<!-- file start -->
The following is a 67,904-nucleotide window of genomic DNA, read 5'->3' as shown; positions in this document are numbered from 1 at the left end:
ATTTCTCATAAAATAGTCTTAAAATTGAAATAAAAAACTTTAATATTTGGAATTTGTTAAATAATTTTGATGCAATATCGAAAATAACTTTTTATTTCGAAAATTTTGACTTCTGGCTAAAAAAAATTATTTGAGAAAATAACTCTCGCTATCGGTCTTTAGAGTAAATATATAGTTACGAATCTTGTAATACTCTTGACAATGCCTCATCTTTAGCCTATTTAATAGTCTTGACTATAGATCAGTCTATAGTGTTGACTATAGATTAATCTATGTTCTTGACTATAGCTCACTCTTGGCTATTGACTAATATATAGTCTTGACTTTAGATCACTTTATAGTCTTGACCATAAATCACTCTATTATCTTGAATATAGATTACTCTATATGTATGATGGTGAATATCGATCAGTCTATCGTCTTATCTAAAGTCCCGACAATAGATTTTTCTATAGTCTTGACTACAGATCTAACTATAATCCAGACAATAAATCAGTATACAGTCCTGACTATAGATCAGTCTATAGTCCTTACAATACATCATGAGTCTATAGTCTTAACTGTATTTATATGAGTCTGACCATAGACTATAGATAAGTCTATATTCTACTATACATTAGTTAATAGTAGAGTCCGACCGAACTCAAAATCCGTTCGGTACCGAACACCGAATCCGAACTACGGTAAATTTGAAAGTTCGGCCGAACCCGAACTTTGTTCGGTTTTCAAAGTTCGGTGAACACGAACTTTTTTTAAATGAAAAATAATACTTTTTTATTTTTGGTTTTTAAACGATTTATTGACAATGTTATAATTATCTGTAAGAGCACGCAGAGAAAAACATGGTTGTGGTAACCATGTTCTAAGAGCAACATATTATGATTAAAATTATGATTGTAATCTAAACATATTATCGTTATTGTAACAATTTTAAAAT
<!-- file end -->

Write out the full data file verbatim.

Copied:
The following is a 67,904-nucleotide window of genomic DNA, read 5'->3' as shown; positions in this document are numbered from 1 at the left end:
ATTTCTCATAAAATAGTCTTAAAATTGAAATAAAAAACTTTAATATTTGGAATTTGTTAAATAATTTTGATGCAATATCGAAAATAACTTTTTATTTCGAAAATTTTGACTTCTGGCTAAAAAAAATTATTTGAGAAAATAACTCTCGCTATCGGTCTTTAGAGTAAATATATAGTTACGAATCTTGTAATACTCTTGACAATGCCTCATCTTTAGCCTATTTAATAGTCTTGACTATAGATCAGTCTATAGTGTTGACTATAGATTAATCTATGTTCTTGACTATAGCTCACTCTTGGCTATTGACTAATATATAGTCTTGACTTTAGATCACTTTATAGTCTTGACCATAAATCACTCTATTATCTTGAATATAGATTACTCTATATGTATGATGGTGAATATCGATCAGTCTATCGTCTTATCTAAAGTCCCGACAATAGATTTTTCTATAGTCTTGACTACAGATCTAACTATAATCCAGACAATAAATCAGTATACAGTCCTGACTATAGATCAGTCTATAGTCCTTACAATACATCATGAGTCTATAGTCTTAACTGTATTTATATGAGTCTGACCATAGACTATAGATAAGTCTATATTCTACTATACATTAGTTAATAGTAGAGTCCGACCGAACTCAAAATCCGTTCGGTACCGAACACCGAATCCGAACTACGGTAAATTTGAAAGTTCGGCCGAACCCGAACTTTGTTCGGTTTTCAAAGTTCGGTGAACACGAACTTTTTTTAAATGAAAAATAATACTTTTTTATTTTTGGTTTTTAAACGATTTATTGACAATGTTATAATTATCTGTAAGAGCACGCAGAGAAAAACATGGTTGTGGTAACCATGTTCTAAGAGCAACATATTATGATTAAAATTATGATTGTAATCTAAACATATTATCGTTATTGTAACAATTTTAAAAT